2022 (ISC)² Cybersecurity Workforce Study sheds light on the demand for cybersecurity talent with the gap growing twice as much as the workforce with a 26.2% year-over-year surge
(ISC)² – the world’s largest non-profit association of certified cybersecurity professionals – today highlighted a stark increase in the shortage of cybersecurity professionals as it announced the findings of its 2022 (ISC)² Cybersecurity Workforce Study. The study reveals the global cybersecurity workforce is at an all-time high, with an estimated 4.7 million professionals. Despite adding 464,000 more cybersecurity professionals this year, the data revealed that 3.4 million more cybersecurity workers are needed to secure assets effectively.
70% of respondents report their organisation does not have enough cybersecurity employees. And more than half of respondents with workforce shortages feel that staff deficits put their organisation at a “moderate” or “extreme” risk of a cyberattack. For organisations looking to mitigate staff shortages, the research suggests that initiatives to train internal talent, rotating job assignments, mentorship programs and encouraging employees outside of IT or the security team to join the field were the most effective.
At the same time, the report finds that 72% of respondents expect their cybersecurity staff to increase somewhat or significantly within the next 12 months – the highest predicted growth rate when compared to the last two years (53% in 2021 and 41% in 2020).
“As a result of geopolitical tensions and macroeconomic instability, alongside high-profile data breaches and growing physical security challenges, there is a greater focus on cybersecurity and increasing demand for professionals within the field,” said Clar Rosso, CEO, (ISC)². “The study shows us that retaining and attracting strong talent is more important than ever. Professionals are saying loud and clear that corporate culture, experience, training and education investment and mentorship are paramount to keeping your team motivated, engaged and effective.”
The study takes a closer look at cultural and demographic shifts over the last year. In addition to an analysis of the changing workforce, the study also highlights the top issues with retention, concerning workplace conditions such as burnout, the shift of racial, gender and ethnic diversity among younger cybersecurity professionals, the changing perception of certifications in the field, as well as the impacts from current events and future predictions of the cybersecurity workforce. Key findings include:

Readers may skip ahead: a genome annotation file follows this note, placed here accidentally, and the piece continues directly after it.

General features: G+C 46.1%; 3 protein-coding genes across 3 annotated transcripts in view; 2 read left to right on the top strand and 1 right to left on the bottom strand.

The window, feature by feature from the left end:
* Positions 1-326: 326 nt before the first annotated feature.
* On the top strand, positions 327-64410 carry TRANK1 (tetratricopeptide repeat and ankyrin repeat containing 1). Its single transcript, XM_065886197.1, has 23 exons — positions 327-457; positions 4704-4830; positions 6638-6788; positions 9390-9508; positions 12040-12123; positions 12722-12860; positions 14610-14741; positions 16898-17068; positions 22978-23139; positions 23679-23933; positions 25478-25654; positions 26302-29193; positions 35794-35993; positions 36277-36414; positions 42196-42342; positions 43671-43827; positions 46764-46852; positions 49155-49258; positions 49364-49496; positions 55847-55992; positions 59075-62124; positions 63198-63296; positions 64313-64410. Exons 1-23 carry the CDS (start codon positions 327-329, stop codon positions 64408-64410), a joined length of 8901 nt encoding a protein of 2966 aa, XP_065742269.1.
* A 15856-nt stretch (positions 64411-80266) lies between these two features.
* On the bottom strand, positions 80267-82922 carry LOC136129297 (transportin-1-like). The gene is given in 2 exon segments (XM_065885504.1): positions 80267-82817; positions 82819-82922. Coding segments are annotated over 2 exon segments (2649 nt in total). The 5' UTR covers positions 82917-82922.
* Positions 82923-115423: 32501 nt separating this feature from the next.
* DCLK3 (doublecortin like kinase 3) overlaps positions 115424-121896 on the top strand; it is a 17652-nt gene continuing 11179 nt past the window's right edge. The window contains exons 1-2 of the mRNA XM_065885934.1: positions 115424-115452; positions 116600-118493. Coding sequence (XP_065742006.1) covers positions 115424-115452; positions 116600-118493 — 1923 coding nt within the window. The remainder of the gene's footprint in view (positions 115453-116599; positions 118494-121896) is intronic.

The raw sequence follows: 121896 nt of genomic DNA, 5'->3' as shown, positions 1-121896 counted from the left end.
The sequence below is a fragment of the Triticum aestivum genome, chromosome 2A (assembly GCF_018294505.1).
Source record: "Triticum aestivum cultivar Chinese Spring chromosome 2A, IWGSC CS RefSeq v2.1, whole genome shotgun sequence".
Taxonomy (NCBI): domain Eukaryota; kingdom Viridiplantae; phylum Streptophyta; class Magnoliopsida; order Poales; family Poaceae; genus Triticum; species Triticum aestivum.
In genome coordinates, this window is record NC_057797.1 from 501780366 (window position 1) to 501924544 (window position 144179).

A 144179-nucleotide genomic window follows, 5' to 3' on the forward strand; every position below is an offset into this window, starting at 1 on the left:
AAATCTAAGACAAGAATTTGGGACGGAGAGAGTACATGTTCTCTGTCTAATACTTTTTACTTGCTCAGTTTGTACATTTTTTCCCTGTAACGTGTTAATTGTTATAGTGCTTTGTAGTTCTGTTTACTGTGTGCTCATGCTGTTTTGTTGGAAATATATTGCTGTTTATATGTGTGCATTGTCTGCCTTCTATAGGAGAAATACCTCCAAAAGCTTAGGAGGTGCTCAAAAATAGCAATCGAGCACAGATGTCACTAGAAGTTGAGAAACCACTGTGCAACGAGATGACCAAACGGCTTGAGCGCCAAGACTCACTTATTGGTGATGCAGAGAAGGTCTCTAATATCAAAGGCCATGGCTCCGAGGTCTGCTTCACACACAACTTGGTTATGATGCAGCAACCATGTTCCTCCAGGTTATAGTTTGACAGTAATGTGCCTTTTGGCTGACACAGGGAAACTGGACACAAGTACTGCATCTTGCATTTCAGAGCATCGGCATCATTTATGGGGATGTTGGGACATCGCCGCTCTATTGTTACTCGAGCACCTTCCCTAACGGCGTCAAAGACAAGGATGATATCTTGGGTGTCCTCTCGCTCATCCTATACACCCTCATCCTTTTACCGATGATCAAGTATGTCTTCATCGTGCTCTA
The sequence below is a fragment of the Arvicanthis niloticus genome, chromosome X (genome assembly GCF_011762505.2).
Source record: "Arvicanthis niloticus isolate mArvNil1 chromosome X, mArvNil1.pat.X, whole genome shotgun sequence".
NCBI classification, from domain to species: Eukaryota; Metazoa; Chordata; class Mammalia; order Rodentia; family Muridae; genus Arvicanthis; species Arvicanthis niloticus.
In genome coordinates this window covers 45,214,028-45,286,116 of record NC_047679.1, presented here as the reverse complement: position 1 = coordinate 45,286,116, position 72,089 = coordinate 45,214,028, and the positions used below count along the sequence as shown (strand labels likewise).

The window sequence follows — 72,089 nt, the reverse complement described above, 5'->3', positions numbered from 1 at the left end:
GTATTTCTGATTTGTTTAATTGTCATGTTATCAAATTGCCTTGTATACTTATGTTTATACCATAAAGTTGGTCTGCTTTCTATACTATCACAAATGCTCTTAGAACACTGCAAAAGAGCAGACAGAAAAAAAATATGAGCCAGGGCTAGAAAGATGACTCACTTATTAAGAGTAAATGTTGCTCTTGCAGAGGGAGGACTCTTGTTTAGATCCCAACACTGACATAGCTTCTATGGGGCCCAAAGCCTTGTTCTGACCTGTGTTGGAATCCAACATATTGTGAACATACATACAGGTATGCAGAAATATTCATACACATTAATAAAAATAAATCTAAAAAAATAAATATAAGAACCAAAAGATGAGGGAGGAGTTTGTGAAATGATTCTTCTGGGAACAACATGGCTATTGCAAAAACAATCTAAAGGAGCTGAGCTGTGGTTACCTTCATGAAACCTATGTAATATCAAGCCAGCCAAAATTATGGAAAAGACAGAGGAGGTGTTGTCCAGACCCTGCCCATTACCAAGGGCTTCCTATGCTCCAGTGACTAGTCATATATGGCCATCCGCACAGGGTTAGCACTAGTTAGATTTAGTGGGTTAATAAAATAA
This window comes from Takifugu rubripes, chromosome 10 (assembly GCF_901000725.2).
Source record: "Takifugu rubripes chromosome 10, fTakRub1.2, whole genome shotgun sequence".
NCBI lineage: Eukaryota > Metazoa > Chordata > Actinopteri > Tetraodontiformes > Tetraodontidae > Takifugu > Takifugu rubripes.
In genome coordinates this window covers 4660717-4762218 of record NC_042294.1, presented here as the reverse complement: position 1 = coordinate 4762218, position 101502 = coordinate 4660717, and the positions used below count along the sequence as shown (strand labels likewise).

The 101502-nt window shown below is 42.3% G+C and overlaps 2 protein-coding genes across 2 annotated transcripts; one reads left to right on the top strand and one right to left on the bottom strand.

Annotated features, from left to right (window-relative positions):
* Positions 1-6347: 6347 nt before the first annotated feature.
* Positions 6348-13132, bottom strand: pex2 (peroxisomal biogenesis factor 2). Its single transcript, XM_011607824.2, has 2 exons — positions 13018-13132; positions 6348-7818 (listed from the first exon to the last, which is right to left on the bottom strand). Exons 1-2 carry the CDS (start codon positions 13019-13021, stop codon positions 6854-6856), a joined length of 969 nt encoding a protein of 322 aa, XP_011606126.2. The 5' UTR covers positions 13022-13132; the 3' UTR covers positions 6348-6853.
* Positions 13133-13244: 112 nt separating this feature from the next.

- 75% of respondents report strong job satisfaction and the same percentage feel passionate about cybersecurity work, yet 70% of respondents still feel overworked
- 68% of employees with low employee experience ratings indicate workplace culture impacts their effectiveness in responding to security incidents
- Over half of workers say they would consider switching jobs if they are no longer allowed to work remotely
- Just 28% of study participants report their organisation actively listens and values the input of all staff
Diversity, Equity and Inclusion
- 55% of employees believe diversity will increase among their teams within two years
- Nearly 25% of respondents below age 30 consider gatekeeping and generational tensions as top-five challenges for the next two years, compared to 6% of workers 60 or older
- 30% of female and 18% of non-white employees feel discriminated against at work, and only 40% of respondents state their organisation offers employee DEI training
Changing Perceptions and Current Events
- 64% of respondents seek new certifications for skills growth and stay current with security trends (53%)
- 20% of employees state that their organisation would increase their security budget as the result of a breach, however only 16% state that their organisation would hire additional IT staff
- 61% of cybersecurity professionals are primarily concerned by the potential risks of emerging technology (e.g., blockchain, AI, VR, quantum computing, etc.)